Zink: In defense of nemeses

This is what a medieval joust looks like today: Two students, armed with the vague sensation that they are acquaintances, approach one another from opposite ends of an empty hallway. Tension grows. One, defeated, looks away — but nobody cheers. There is no clattering of hooves, but a muffled vocalization, perhaps a half-grunted “hey.”

Tragically, this bland sort of interaction now encompasses a whole range of social dispositions. We can picture the actors in this tableau being enemies, or Facebook friends, or both. They might both have wanted to stop and talk, but haven’t, for fear of incurring the silent resentment of the other. Not having any way to express dislike for one another, we imagine it even when it does not exist. Our strongest remaining censure, after all, is the “Facebook unfriending,” a punishment so sneaky that its recipients don’t even know that they’ve incurred it unless they specifically look.

I am not advocating the return of duels and jousts, as fun as they would be to watch. I merely suggest that if we were willing to openly antagonize the people we dislike, our lives would be more colorful, our friendships more meaningful and our social interactions less awkward.

Everyone has stories about people whom they have grown to detest. There was a kid in my freshman-year calculus class whose guts I vociferously hated, though I never spoke a word to him. I would always arrive a few minutes late to class, having just trekked down Science Hill from my previous lecture. There would only be one unoccupied seat close to the door, always the same seat next to this boor, this unforgivable dolt who every day piled that seat high with his multitudinous personal effects.

I am positive he was doing this for no other reason than to torture me. After weeks of repeating that same exercise of slowly unburdening that seat while I stood there, no doubt fantasizing about throttling him with that stupid scarf of his, he must have known I was going to sit there. But still, he persisted.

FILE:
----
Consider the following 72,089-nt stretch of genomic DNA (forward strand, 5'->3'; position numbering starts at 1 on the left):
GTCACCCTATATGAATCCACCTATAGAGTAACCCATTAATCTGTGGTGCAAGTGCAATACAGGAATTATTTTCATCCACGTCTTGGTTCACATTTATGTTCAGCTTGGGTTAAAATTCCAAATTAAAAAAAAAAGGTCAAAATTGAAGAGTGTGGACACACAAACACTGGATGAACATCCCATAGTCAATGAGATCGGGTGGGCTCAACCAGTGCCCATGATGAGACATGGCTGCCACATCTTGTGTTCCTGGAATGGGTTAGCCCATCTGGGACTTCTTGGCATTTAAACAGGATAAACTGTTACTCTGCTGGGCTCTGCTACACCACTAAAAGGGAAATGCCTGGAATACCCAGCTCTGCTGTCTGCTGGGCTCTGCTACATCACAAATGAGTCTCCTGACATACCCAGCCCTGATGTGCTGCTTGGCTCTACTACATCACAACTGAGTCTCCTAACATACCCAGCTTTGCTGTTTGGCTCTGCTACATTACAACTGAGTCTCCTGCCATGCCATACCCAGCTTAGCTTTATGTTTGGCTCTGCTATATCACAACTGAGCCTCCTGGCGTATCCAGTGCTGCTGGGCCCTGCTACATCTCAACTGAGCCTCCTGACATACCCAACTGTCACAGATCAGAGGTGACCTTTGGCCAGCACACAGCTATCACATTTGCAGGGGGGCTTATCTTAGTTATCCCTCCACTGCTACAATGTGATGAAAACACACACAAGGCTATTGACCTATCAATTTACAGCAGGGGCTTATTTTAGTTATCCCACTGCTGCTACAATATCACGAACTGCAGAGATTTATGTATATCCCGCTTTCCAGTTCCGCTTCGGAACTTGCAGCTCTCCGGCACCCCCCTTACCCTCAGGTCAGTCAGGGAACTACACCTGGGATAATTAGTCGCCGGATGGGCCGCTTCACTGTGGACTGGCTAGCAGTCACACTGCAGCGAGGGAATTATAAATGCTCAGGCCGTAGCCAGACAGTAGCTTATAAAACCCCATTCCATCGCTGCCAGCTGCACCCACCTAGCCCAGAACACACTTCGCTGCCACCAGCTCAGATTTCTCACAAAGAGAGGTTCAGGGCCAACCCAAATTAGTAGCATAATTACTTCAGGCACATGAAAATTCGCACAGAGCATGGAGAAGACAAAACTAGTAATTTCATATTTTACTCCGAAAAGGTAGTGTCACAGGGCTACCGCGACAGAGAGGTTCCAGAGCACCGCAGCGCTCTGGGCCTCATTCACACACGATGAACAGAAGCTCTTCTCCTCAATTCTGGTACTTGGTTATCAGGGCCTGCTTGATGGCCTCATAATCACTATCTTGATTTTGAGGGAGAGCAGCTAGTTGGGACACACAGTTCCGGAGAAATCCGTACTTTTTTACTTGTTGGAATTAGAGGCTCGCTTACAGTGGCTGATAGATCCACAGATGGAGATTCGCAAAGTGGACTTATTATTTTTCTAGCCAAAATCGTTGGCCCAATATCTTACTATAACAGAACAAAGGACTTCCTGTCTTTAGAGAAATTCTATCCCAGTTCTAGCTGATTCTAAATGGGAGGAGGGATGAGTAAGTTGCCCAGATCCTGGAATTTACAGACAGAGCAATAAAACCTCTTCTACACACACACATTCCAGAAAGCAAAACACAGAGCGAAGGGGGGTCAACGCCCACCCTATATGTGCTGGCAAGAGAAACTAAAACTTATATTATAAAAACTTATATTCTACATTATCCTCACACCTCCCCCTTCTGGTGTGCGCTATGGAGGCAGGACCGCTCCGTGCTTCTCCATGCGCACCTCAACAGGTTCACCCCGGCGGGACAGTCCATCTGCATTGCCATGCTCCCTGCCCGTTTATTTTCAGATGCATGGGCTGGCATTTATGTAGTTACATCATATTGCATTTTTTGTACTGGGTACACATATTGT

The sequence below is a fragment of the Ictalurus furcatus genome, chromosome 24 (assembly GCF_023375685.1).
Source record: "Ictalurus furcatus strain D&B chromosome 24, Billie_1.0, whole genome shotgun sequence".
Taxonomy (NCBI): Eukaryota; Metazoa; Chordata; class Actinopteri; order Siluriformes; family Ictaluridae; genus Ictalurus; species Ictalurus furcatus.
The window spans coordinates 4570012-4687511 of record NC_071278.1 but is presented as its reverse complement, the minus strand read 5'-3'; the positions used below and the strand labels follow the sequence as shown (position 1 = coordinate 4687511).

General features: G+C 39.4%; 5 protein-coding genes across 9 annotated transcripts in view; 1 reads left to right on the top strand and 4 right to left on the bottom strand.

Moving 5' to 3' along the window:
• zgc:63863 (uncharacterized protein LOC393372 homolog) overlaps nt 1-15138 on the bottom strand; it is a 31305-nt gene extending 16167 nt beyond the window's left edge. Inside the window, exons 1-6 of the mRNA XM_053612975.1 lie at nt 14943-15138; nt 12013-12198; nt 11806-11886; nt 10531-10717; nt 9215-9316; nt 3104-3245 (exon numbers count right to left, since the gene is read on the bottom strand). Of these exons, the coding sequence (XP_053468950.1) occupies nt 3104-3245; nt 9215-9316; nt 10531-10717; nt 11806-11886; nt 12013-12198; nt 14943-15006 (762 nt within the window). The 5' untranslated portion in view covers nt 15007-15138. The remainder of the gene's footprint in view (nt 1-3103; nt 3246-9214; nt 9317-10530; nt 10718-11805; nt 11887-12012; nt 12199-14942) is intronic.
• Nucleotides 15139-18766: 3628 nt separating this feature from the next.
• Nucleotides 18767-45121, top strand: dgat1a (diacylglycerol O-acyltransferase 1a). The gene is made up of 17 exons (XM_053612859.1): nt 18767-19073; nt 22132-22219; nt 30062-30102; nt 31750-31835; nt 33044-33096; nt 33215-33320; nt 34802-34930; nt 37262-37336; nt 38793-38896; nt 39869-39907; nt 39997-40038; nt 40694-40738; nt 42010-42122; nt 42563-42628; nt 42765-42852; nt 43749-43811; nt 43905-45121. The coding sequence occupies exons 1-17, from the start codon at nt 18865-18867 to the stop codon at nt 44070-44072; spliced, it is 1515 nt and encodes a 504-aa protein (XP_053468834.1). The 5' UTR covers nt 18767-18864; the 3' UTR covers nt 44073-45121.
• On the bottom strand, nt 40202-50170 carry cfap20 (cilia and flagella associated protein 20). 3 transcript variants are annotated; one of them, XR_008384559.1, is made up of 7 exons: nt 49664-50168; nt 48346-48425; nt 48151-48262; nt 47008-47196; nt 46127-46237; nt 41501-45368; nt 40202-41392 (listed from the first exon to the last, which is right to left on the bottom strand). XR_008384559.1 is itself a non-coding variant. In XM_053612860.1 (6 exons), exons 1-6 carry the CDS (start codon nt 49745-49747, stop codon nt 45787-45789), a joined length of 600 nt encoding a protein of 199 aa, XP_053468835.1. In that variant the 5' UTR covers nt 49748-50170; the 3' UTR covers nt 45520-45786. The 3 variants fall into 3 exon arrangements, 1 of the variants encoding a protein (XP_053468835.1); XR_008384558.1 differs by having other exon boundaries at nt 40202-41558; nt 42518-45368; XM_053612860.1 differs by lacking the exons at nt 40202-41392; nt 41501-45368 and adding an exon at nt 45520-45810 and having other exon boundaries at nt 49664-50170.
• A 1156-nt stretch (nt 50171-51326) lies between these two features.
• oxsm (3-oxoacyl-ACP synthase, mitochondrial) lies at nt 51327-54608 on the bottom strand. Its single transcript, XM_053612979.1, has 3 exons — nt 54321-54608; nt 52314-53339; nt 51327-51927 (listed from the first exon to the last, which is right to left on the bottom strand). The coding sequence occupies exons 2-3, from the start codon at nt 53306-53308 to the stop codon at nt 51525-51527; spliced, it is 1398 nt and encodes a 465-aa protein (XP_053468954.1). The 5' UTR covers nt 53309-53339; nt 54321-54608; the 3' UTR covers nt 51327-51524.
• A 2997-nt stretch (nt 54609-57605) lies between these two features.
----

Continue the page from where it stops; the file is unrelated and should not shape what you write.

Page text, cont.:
In a perverse way, this proved to be a blessing. Now, when I think of multivariable calculus, I do not think about my struggles with the subject matter or about my hopeless inability to understand the professor. Instead, I am bathed in the warm glow of justified loathing.

For some reason, we have been trained to feel ashamed for harboring negative feelings toward our fellow humans. “Don’t judge someone,” the adage goes, “until you’ve walked a mile in their shoes.” But that is bullshit, and, still worse, it leads us down the road to a gloomy sort of misanthropy.

Suppose there’s a guy named Steve, who’s a jerk. Social conventions require us, upon observing Steve, to attempt an extenuating narrative for why he is the way he is. Maybe his parents hugged him too little, or too much. Perhaps his siblings or classmates have been cruel to him over the years. We could even blame it on a combination of genetic factors; either way, he can’t help it. By shuffling around the blame in this way, we arrive at a depressing conclusion: Steve is bad because people are bad, or because the world is bad.

It is not necessary for us to feel this way. What if we were to stop trying to explain Steve’s behavior, and simply learned to resent him for it? We could even project some of our rage and frustration with our circumstances towards this boorish individual.

“People are basically good,” we’d think, “except for Steve.”

Making an enemy of someone like Steve is one of the most liberating feelings in the world. Animated by your unfettered enmity, you’ll feel more energetic, your food will taste better, even the cold New Haven winter will seem less unbearable. Compared to Steve, all your friends will seem like saints.

There are a variety of means by which one may obtain such a nemesis. The Yale Political Union, which I would not recommend for any other purpose, provides an excellent environment for personal feuds between students. I have heard stories of people who stop speaking to one another altogether, purely as a result of an election to the leadership of a fictitious political party. There are also less time-consuming ways to achieve this end. Pick a couple people you despise, and the next time you see them tell them to go to Hell. Join their seminars and shoot down all their ideas. Unfriend them on Facebook, even. They deserve it, as far as you know.

Believe me, the adversarial relationships you cultivate will bring joy to yourself and those around you. I had a nemesis in high school, whom I will refer to as “Mildred,” because I am sure she would hate that. One day, in biology class, Mildred warned her classmates not to eat crunchy snacks during the Advanced Placement test. I told her I would bring a bag of chips, just to irritate her, at which point she threatened to kill me. “Did you hear that,” I said to the teacher, “Mildred said she was going to kill me.”

“Hum,” our teacher ruminated, “Now would I want Mike dead … and Mildred in jail?” And she smiled the first smile that we had seen from her in quite a long time.

Michael Zink is a senior in Saybrook College.

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